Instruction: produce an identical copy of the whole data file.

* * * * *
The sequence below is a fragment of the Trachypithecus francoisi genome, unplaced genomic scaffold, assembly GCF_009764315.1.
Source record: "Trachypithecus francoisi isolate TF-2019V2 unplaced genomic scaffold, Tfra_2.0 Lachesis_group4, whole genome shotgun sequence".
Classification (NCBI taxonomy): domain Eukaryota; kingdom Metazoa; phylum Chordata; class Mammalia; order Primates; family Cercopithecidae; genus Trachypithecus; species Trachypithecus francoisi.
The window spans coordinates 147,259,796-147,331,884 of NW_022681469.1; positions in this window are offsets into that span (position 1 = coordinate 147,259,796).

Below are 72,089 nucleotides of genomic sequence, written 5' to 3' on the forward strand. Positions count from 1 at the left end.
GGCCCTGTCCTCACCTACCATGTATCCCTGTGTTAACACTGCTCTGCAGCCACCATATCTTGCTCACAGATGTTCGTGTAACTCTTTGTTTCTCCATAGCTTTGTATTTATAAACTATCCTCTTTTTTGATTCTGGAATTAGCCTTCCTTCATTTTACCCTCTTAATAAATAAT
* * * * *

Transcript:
The sequence below is a fragment of the Trachypithecus francoisi genome, unplaced genomic scaffold, assembly GCF_009764315.1.
Source record: "Trachypithecus francoisi isolate TF-2019V2 unplaced genomic scaffold, Tfra_2.0 Lachesis_group4, whole genome shotgun sequence".
Classification (NCBI taxonomy): domain Eukaryota; kingdom Metazoa; phylum Chordata; class Mammalia; order Primates; family Cercopithecidae; genus Trachypithecus; species Trachypithecus francoisi.
The window spans coordinates 147,259,796-147,331,884 of NW_022681469.1; positions in this window are offsets into that span (position 1 = coordinate 147,259,796).

Below are 72,089 nucleotides of genomic sequence, written 5' to 3' on the forward strand. Positions count from 1 at the left end.
GGCCCTGTCCTCACCTACCATGTATCCCTGTGTTAACACTGCTCTGCAGCCACCATATCTTGCTCACAGATGTTCGTGTAACTCTTTGTTTCTCCATAGCTTTGTATTTATAAACTATCCTCTTTTTTGATTCTGGAATTAGCCTTCCTTCATTTTACCCTCTTAATAAATAAT